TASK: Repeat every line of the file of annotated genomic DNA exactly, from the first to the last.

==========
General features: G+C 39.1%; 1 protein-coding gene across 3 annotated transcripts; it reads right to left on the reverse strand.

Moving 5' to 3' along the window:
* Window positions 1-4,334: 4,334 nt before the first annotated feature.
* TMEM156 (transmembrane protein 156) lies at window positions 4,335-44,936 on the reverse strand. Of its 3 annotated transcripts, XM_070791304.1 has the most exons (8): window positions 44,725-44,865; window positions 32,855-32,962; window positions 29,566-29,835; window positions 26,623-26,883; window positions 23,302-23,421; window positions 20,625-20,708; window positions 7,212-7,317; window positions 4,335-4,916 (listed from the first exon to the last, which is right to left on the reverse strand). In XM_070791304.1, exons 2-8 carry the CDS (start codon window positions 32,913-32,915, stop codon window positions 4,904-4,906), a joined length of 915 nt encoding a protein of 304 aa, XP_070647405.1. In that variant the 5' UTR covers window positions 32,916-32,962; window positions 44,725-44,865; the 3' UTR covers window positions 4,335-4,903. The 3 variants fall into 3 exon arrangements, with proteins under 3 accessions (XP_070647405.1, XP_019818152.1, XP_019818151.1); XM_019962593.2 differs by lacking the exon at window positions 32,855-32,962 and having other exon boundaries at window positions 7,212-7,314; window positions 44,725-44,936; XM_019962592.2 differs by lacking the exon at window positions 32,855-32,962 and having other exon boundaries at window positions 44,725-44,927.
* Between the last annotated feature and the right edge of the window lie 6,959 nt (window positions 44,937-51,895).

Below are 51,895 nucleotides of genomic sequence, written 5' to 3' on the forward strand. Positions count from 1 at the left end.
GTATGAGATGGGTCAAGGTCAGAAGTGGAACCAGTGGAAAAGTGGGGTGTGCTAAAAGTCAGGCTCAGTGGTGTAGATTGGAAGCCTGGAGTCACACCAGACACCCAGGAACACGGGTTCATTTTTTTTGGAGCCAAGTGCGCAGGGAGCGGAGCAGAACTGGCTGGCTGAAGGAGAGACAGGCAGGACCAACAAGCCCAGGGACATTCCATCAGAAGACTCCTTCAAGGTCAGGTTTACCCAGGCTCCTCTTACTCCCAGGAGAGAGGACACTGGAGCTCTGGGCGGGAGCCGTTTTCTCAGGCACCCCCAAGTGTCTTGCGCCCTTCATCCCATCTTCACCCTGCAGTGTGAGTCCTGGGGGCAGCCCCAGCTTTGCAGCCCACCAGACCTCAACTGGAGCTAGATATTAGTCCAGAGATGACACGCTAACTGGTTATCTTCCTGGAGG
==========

General features: G+C 39.1%; 1 protein-coding gene across 3 annotated transcripts; it reads right to left on the reverse strand.

Moving 5' to 3' along the window:
* Window positions 1-4,334: 4,334 nt before the first annotated feature.
* TMEM156 (transmembrane protein 156) lies at window positions 4,335-44,936 on the reverse strand. Of its 3 annotated transcripts, XM_070791304.1 has the most exons (8): window positions 44,725-44,865; window positions 32,855-32,962; window positions 29,566-29,835; window positions 26,623-26,883; window positions 23,302-23,421; window positions 20,625-20,708; window positions 7,212-7,317; window positions 4,335-4,916 (listed from the first exon to the last, which is right to left on the reverse strand). In XM_070791304.1, exons 2-8 carry the CDS (start codon window positions 32,913-32,915, stop codon window positions 4,904-4,906), a joined length of 915 nt encoding a protein of 304 aa, XP_070647405.1. In that variant the 5' UTR covers window positions 32,916-32,962; window positions 44,725-44,865; the 3' UTR covers window positions 4,335-4,903. The 3 variants fall into 3 exon arrangements, with proteins under 3 accessions (XP_070647405.1, XP_019818152.1, XP_019818151.1); XM_019962593.2 differs by lacking the exon at window positions 32,855-32,962 and having other exon boundaries at window positions 7,212-7,314; window positions 44,725-44,936; XM_019962592.2 differs by lacking the exon at window positions 32,855-32,962 and having other exon boundaries at window positions 44,725-44,927.
* Between the last annotated feature and the right edge of the window lie 6,959 nt (window positions 44,937-51,895).

Below are 51,895 nucleotides of genomic sequence, written 5' to 3' on the forward strand. Positions count from 1 at the left end.
GTATGAGATGGGTCAAGGTCAGAAGTGGAACCAGTGGAAAAGTGGGGTGTGCTAAAAGTCAGGCTCAGTGGTGTAGATTGGAAGCCTGGAGTCACACCAGACACCCAGGAACACGGGTTCATTTTTTTTGGAGCCAAGTGCGCAGGGAGCGGAGCAGAACTGGCTGGCTGAAGGAGAGACAGGCAGGACCAACAAGCCCAGGGACATTCCATCAGAAGACTCCTTCAAGGTCAGGTTTACCCAGGCTCCTCTTACTCCCAGGAGAGAGGACACTGGAGCTCTGGGCGGGAGCCGTTTTCTCAGGCACCCCCAAGTGTCTTGCGCCCTTCATCCCATCTTCACCCTGCAGTGTGAGTCCTGGGGGCAGCCCCAGCTTTGCAGCCCACCAGACCTCAACTGGAGCTAGATATTAGTCCAGAGATGACACGCTAACTGGTTATCTTCCTGGAGG